4. Here’s the Juan
5. Welcome to the Juan-Zone
6. From 32 to Juan
7. What was Wrong with Dick Jauron?
8. I’d Kill for Juan More Interviewee
9. Is Sean McDermott Available?
10. Is Jeff Fisher Available?
11. Seriously, Is Jeff Fisher Available?
12. That Offensive Line Looks Great!
13. Hey, Remember Buddy Ryan’s Defense?
14. It’s True, God Hates Eagles fans
15. Juan Chance Left For Andy

And, for good measure, five headlines you are sure to never see in reference to the Philadelphia Eagles under this regime:
1. Andy Reid is a Genius!
2. Reid, Castillo Coach Team to Victory
3. Eagles Defense is #Juan in League
4. Eagles Reward __________ with New Contract
5. Philadelphia Eagles Are Super Bowl Champions!

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Role Model? Seriously?

The shirt says it all

I have never pretended to be a fan of Ben Roethlisberger, but he recently brought up a very good point. No, not the idea that he wants to be a role model and the fact that he likes it when kids wear his jersey, but instead he brings up a more dubious question, should athletes be considering role models at all? What happened to the athletes like Allen Iverson and Charles Barkley? You know, the ones who had absolutely no desire to be a role model and ultimately did everything in their power to back up that notion. When AI did something outlandish, in bad taste, or all in all considered out of the realm of social norms fans didn’t care. When Charles Barkley said that he didn’t want to be a role model the fans laughed. Do you know why? It was expected. From the day they were introduced to us they never pretended to be something they weren’t, and never made any apologies for that. Sports fans didn’t care because they were never going to mistakenly cast these types of players in that light, and that was okay.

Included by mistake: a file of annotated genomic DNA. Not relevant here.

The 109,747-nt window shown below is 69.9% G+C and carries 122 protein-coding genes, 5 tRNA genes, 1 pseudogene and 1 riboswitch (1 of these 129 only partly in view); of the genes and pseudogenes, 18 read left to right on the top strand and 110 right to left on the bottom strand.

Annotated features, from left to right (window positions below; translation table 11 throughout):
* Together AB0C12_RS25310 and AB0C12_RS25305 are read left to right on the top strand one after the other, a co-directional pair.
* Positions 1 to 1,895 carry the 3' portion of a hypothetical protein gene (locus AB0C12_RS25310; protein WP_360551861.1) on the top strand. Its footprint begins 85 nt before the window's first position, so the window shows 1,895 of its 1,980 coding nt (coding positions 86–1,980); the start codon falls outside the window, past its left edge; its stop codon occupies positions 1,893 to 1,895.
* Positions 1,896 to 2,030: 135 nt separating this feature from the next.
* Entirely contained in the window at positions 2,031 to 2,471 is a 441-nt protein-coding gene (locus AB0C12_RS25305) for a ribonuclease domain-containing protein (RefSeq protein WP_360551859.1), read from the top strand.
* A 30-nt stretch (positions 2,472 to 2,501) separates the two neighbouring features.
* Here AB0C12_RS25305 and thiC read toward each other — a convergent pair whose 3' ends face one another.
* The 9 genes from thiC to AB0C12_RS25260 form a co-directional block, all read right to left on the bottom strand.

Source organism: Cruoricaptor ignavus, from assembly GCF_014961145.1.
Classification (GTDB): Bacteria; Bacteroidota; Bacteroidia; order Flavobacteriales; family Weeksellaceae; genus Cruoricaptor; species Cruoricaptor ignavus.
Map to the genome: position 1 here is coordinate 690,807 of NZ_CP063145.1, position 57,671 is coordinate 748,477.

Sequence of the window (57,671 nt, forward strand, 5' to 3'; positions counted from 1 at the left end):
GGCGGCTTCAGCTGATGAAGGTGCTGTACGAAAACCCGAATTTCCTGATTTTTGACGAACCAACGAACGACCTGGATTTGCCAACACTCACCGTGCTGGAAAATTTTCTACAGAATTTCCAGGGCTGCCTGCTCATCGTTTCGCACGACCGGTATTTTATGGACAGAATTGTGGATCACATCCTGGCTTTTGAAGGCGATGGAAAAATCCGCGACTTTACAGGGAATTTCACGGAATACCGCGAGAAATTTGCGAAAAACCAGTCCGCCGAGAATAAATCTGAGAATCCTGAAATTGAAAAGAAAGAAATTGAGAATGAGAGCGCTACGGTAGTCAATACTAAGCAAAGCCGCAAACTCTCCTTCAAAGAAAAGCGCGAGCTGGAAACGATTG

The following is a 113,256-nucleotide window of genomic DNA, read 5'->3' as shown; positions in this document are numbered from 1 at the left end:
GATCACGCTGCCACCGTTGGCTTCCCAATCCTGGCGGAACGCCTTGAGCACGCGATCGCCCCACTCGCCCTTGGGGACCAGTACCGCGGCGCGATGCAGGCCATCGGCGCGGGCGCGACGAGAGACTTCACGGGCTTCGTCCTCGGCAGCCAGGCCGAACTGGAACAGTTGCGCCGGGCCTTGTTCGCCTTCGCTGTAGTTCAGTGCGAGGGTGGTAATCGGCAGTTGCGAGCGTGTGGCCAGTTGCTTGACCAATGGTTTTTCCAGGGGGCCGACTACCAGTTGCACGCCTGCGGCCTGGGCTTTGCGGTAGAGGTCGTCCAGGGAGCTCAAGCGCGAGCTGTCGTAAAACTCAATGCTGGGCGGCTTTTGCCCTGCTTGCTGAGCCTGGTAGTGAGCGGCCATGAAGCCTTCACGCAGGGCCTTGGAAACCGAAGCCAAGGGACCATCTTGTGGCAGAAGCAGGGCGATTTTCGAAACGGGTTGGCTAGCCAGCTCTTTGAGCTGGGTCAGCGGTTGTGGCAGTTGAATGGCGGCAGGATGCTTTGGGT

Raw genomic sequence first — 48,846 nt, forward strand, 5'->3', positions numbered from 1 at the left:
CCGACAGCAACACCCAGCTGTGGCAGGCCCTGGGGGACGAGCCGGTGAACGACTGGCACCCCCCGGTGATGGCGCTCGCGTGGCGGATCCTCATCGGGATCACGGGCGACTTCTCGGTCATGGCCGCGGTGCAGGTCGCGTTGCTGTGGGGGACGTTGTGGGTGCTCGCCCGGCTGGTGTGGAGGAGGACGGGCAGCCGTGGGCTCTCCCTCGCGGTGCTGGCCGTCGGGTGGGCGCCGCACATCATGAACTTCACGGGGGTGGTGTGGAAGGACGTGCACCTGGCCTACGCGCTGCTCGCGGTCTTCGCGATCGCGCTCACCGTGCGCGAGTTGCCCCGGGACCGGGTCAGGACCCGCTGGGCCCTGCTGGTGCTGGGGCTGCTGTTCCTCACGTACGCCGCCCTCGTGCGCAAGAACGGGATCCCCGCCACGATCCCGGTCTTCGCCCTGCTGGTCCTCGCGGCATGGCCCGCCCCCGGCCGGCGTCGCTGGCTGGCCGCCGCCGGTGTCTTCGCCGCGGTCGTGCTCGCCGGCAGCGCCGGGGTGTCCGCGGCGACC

Times have changed, or maybe the idea of the athlete has changed, but either way the sportsperson who probably left college early to play a professional sport that we happen to like now wants the youth of America to view him in the same light that they should be viewing their teachers, their parents, etc. Sports personalities aren’t the main culprits of ruining children’s minds. Let’s keep in mind the fact that we live in a society that catapults the Jersey Shore cast to millionaire status, makes Miley Cyrus a world icon, and falls in love with a song that is basically a guy singing about two colors for four minutes. Not exactly rocket science Wiz Khalifa. Maybe society is getting dumber or maybe the crop of good role models is getting smaller and smaller, or most likely both, but no matter what, the sports stars should not be next on the list of people to look up to.